9. Thank you for your suggestions Jim, I will surely take it into consideration since I really have caught the "transit bug". Mind you, in my neck of the woods the experience will be more of a sunset thing than a sunrise one. I am unfamiliar with using filters James and since I live in a very remote community (the nearest city is 8 hours away, driving in nothing but forest), it is extremely hard to obtain the equipment needed. Yes, I am thinking of using projection to see the transit which is why I opted for the binocular method. Let's just say that I've had many issues with my eyes in the past. Thank you for you input. I hate to expose my lack of knowledge but what exactly is "a badder film aperture filter". Up till now, I have only been interested in deep-space objects and planets so i guess sophisticated equipment never really came up. Like I have said previously, this is my first time trying anything with the sun. Thank you so much for all of your help. I hope you all have a wonderful view on the day of the transit. So far, the weather in my region looks fine with no clouds in sight! Isabelle
  10. I will surely be watching and have created a set-up using a tripod and binoculars. Let's hope the clouds stay away! Isabelle
  11. So far it's looking good for me but I don't want to jinx it! Isabelle
  12. I always found it pretty accurate and have used it many times mainly for the ISS. If I have some doubts, I like to check with the following site: http://spaceweather.com/flybys/ Isabelle
  13. That is really cool! We have none of those flying above! Isabelle
  14. Like many people out there, I am "all abuzz" about the Venus transit next week. I have never attempted to look at the sun with my telescope and with good cause since it is a 10" Dobsonian. I am told that any direct look at the sun would result with issues with my secondary mirror and since I was unable to find a pair of suitable glasses for the event, have decided to create a little concoction of my own using many different websites and sources. Using elastics, I have affixed a pair of birdwatching binoculars to a camera tripod. It's not the best idea but it does give me some stability. I am thinking of leaning towards duct tape if my binoculars prove to be too heavy. Orienting the opening of the binoculars towards the sun, I will attempt to see the transit of Venus on a white sheet of paper. I am also thinking of using a piece of cardboard at the back of the binoculars in order to create the necessary shadow so the transit appears on the paper. I found the following picture online that illustrates what I am thinking of doing: Source: http://sternmann.livejournal.com/13831.html Source: http://abaaonline.blogspot.ca/2012/05/last-venus-transit-of-century.html As stated previously, I have never attempted anything like this before and would hate to encounter unforeseen issues during the transit. Like many of you know, it's a once in a lifetime thing right? My questions to this helpful forum are: 1. Have you ever used this method before and how reliable is it? 2. Can you recommend anything that can help my experience go smoothly? 3. Have I researched the possibility of using my 10" Dobsonian telescope for the transit fully? Is there a way that I can do it safely (for both myself and the telescope)? I thank you in advance for all the suggestions and encouragement for this project. I wish you clear skies for the event! Isabelle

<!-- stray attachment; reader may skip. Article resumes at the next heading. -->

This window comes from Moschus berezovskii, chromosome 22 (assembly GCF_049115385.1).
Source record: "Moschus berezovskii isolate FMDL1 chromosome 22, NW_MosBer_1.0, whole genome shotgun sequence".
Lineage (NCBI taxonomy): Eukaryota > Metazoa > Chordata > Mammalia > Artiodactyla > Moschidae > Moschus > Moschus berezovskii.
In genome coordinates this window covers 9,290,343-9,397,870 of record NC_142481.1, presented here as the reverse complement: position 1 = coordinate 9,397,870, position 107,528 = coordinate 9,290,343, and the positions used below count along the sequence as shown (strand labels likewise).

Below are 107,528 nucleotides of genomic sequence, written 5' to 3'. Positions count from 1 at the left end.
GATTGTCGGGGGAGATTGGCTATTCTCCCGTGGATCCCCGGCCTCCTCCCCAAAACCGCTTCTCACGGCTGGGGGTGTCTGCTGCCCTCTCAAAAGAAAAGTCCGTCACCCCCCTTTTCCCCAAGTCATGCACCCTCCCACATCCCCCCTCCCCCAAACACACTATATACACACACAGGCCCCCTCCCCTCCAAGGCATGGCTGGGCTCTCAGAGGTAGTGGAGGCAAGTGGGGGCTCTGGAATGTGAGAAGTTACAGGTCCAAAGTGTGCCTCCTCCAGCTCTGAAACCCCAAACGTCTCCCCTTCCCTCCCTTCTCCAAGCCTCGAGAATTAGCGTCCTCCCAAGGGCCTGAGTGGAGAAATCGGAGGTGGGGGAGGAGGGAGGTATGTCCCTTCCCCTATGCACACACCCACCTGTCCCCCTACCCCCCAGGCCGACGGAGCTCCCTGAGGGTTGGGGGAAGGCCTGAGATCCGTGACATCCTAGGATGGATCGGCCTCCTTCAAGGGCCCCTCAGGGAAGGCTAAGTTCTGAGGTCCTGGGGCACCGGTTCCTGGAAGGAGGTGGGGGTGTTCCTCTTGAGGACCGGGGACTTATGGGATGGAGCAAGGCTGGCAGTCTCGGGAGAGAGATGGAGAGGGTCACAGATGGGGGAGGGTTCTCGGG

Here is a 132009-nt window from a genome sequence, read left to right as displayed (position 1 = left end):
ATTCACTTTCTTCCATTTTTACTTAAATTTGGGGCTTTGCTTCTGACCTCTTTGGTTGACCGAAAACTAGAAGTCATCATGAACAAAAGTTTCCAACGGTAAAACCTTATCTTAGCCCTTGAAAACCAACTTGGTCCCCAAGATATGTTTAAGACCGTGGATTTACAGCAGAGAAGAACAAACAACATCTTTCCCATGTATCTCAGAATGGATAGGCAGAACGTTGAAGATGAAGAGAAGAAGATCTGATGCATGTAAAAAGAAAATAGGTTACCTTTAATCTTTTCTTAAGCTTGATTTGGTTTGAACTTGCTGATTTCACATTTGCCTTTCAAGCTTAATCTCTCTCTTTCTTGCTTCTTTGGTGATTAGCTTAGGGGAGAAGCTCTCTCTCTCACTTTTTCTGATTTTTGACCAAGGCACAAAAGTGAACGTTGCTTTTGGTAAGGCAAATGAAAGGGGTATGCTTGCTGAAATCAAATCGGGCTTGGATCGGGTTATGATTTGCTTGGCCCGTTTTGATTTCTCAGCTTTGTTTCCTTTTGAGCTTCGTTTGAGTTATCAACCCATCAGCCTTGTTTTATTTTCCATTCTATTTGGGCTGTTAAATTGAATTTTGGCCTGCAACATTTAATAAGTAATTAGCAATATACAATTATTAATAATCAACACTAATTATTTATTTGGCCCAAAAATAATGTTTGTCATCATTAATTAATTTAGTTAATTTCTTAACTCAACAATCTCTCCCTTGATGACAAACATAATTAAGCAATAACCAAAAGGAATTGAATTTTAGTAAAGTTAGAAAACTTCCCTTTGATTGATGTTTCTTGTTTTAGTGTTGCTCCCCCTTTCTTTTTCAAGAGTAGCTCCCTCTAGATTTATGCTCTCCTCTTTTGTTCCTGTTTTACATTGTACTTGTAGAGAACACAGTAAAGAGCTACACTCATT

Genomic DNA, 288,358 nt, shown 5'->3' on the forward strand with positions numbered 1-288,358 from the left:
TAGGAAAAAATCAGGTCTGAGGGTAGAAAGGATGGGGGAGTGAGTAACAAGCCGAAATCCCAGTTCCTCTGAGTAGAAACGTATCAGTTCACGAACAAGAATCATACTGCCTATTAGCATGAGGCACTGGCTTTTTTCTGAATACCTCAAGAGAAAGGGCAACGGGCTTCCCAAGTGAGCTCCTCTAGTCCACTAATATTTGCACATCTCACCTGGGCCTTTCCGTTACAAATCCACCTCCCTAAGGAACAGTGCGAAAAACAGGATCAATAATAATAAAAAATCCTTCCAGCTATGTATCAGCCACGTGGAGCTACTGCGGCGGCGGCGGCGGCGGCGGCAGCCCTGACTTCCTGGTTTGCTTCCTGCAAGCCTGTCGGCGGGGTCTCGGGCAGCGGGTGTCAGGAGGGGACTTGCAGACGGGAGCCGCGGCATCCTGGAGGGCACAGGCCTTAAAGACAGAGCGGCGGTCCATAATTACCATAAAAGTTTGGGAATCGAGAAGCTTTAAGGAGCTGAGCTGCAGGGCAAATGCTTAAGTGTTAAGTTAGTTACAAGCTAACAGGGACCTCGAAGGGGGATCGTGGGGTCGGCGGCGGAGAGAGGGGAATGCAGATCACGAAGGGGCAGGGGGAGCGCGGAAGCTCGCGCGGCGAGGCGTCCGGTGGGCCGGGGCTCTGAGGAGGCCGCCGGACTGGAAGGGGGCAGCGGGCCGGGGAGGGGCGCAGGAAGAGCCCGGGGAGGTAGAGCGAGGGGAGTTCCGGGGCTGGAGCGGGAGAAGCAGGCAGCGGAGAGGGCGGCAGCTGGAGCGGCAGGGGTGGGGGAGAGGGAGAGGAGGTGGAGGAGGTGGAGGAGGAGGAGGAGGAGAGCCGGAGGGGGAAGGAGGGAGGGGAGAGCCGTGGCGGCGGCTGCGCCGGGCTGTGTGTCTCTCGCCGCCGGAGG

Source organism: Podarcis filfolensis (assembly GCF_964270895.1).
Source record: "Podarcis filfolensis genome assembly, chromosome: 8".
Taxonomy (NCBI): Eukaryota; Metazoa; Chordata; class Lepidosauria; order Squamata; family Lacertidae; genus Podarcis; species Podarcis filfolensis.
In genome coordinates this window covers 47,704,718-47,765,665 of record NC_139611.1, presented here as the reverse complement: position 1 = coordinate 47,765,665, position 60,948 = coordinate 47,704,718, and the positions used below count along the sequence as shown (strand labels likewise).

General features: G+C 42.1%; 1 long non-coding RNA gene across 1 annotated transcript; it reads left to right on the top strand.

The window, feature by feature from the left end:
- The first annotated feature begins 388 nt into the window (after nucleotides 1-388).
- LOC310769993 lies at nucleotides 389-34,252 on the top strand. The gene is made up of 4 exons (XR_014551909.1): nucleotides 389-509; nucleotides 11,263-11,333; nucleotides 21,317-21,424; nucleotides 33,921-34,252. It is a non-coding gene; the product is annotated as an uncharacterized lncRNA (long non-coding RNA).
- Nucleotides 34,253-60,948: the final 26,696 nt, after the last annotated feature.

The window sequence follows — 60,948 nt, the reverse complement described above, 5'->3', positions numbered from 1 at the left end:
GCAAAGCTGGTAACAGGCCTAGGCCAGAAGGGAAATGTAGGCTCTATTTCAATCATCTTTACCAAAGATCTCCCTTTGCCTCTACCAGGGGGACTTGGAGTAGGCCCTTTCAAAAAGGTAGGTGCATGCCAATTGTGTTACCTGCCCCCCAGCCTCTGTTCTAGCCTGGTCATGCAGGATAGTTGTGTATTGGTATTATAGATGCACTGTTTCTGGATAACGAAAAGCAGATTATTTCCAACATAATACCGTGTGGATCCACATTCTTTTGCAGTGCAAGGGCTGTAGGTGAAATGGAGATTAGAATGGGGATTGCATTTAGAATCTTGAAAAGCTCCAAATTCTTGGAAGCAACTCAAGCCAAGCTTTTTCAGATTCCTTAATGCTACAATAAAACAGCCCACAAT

15. Don't you love it when it's simple? I'm happy that it was the case! Isabelle
  16. It's better to get a new case than a new scope. I'm happy you detected the problem. Isabelle
  17. Thanks Bunnygod! The moon is always something to wonder at ESPECIALLY when one is away from everything! I remember being in New Mexico a couple of years back. The land there is extremely flat and since we were on a ranch, no one around for miles,.. and then the moon rose. I will never forget it. Isabelle
  18. Good luck on your images Richard! Isabelle
  19. Oh come now,.. I'm sure you are very good. We've been lucky the past few days with the clouds but we'll be on another "covered" stretch real soon I'm sure. Isabelle
  20. Thank you for the encouragement Rory. I hope to visit England one day myself! Isabelle
  21. Oh wow! Thanks for this very helpful tutorial Isabelle
  22. It's nothing to feel sorry about. I am doing very well and actually hiked the Grand Canyon a couple of years back. As for my eyes,.. the vision is still with me now so no worries. I like your name as well since the guitar is my instrument of choice when it comes to listening to music. I've never played though. I wish you clear skies! Isabelle
  23. I'll try that Pat! Actually, it looks like clear skies tonight so we'll see! Isabelle